The kings of Edom (1 Chr 1:43-1:50)

“These are the kings who reigned in the land of Edom, before any king reigned over the Israelites. Bela son of Beor reigned in Edom. The name of his city was Dinhabah. When Bela died, Jobab son of Zerah of Bozrah succeeded him as king. When Jobab died, Husham of the land of the Temanites succeeded him as king. When Husham died, Hadad son of Bedad, who defeated Midian in the country of Moab, succeeded him as king. The name of his city was Avith. When Hadad died, Samlah of Masrekah succeeded him as king. When Samlah died, Shaul of Rehoboth on the Euphrates succeeded him as king. When Shaul died, Baal-hanan son of Achbor succeeded him as king. When Baal-hanan son of Achbor died, Hadad succeeded him as king. The name of his city was Pai. His wife’s name was Mehetabel, the daughter of Matred, daughter of Mezahab. Hadad also died”

These are the descendants of Esau or Edom, the Edomite kings before there were kings in Israel. This is almost the exact wording of Genesis, chapter 36. (1) Bela was the son of Beor who lived in Dinhabah, and had a city named after him. There was another Beor later. (2) Jobab was the son of Zerab in Bozrah. Jobab was also the name of a son of Joktan. Zerab was a son of Reuel, the grandson of Esau. (3) Husham was from the land of the Temanites. (4) Hadad was the son of Bedad, who defeated Midian in Moam in Avith. Hadad was a common biblical name, and also the name of a Syrian god. (5) Samlah was from Masrekah. (6) Shaul was from Rehoboth, on the Euphrates. There was another Shaul, son of Simeon. (7) Baal-hunan was the son of Achbor. (8) Hadad was Hadar in Genesis. He was from Pai but Paul in Genesis. His wife was Mehetabel, the daughter of Matred, daughter of Mezahab. None of these names appear again in biblical literature.

The descendents of Ishmael (1 Chr 1:29-1:31)

“These are their genealogies. The first-born of Ishmael was Nebaioth, with Kedar, Adbeel, Mibsam, Mishma, Dumah, Massa, Hadad, Tema, Jetur, Naphish, and Kedemah. These are the sons of Ishmael.”

This section is based on Genesis, chapter 25, with has exactly the same names. Ishmael had 12 sons who then became 12 princes, much like Jacob who will have 12 sons. Ishmael was the hard luck outcast, but important because he was technically the first born of Abraham. Among his 12 sons, (1) Nebaioth will be the father of the people who settle in Edom. The descendents of (2) Kedar settled in the Arabian Desert. (3) Adbeel settled somewhere southwest of the Dead Sea. There are two other people named (4) Mibsam and (5) Mishma in the bible. There are a number of places named after (6) Dumah, the most famous on the Syrian border. The (7) Massa descendents settled somewhere near the Babylonian border. (8) Hadad frequently turns up as a name of some princes in Edom. A town in Syria is named after (9) Tema. (10) Jetur, (11) Naphish, and (12) Kedemah seem to be associated with the Hagrites.   They mostly settled in the Arabian Desert. Thus you have the 12 tribes or sons of Ishmael just like there will be 12 tribes or sons of Jacob.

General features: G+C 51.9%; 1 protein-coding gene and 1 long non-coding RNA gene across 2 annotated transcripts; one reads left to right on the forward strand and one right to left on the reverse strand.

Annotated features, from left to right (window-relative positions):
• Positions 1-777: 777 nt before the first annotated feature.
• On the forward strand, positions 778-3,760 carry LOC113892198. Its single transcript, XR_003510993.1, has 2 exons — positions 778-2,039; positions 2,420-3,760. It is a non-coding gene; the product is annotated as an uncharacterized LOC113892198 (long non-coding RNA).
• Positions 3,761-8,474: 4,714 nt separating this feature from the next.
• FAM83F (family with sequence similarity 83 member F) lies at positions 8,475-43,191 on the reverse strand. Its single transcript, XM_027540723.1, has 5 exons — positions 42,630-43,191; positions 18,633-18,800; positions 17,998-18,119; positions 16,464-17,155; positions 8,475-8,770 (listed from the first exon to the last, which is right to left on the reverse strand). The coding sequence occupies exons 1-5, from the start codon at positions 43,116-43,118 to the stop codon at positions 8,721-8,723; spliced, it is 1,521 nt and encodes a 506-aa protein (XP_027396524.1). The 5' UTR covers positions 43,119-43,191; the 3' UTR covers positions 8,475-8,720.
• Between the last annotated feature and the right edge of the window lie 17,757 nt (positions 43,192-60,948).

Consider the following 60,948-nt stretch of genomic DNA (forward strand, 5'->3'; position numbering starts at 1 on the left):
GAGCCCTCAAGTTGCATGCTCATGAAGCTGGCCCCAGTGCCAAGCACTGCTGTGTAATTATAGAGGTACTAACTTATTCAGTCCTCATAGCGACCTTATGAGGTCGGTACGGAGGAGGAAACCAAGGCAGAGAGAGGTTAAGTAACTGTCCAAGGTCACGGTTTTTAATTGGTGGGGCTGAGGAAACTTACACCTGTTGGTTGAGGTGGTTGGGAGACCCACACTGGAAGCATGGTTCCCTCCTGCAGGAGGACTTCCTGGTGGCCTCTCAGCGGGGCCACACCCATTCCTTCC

Hadad, the Edomite, as an enemy of Solomon (1 Kings 11:14-11:22)

“Then Yahweh raised up an adversary against Solomon, Hadad the Edomite. He was of the royal house in Edom. When David was in Edom, and Joab the commander of the army went up to bury the dead, he killed every male in Edom. Joab and all Israel remained there six months, until he had eliminated every male in Edom. But Hadad fled to Egypt with some Edomites who were servants of his father. He was a young boy at the time. They set out from Midian and came to Paran. They took people with them from Paran and came to Egypt, to Pharaoh King of Egypt, who gave him a house, and assigned him an allowance of food, and gave him land. Hadad found great favor in the sight of Pharaoh, so that he gave him his sister-in-law for a wife, the sister of Queen Tahpenes. The sister of Tahpenes gave birth by him to his son Genubath, whom Tahpenes weaned in Pharaoh’s house. Genubath was in Pharaoh’s house among the children of Pharaoh. When Hadad heard in Egypt that David slept with his ancestors and that Joab the commander of the army was dead, Hadad said to Pharaoh. ‘Let me depart, that I may go to my own country.’ But Pharaoh said to him. ‘What do you lack with me that you now seek to go to your own country?’ He said. ‘No, do let me go.’”

Yahweh seems to send adversaries to Solomon. Hadad was a common name of people from Edom. There are at least 3 different leaders with that name. When last we heard from them in 2 Samuel, chapter 8, David was killing thousands of them, even if it was not exactly every male. Hadad as a young boy had fled to Egypt with his father’s servants. Pharaoh treated him well with a house, land, and allowance. In fact, he married Pharaoh’s sister-in-law. Pharaoh’s wife Queen Tahpenes weaned their son Genubath, who was raised like a child of Pharaoh. This is the only mention of Tahpenes and Genubath in biblical literature. Interesting enough, there was no mention of Pharaoh’s daughter who had married Solomon. I wonder how Pharaoh liked it that his daughter was among the other 699 wives of Solomon. When Hadad heard that both David and Joab were dead, he wanted to go back to his own country. Pharaoh reluctantly let him go. Pharaohs do not like to see people leave their country, just ask the Israelites.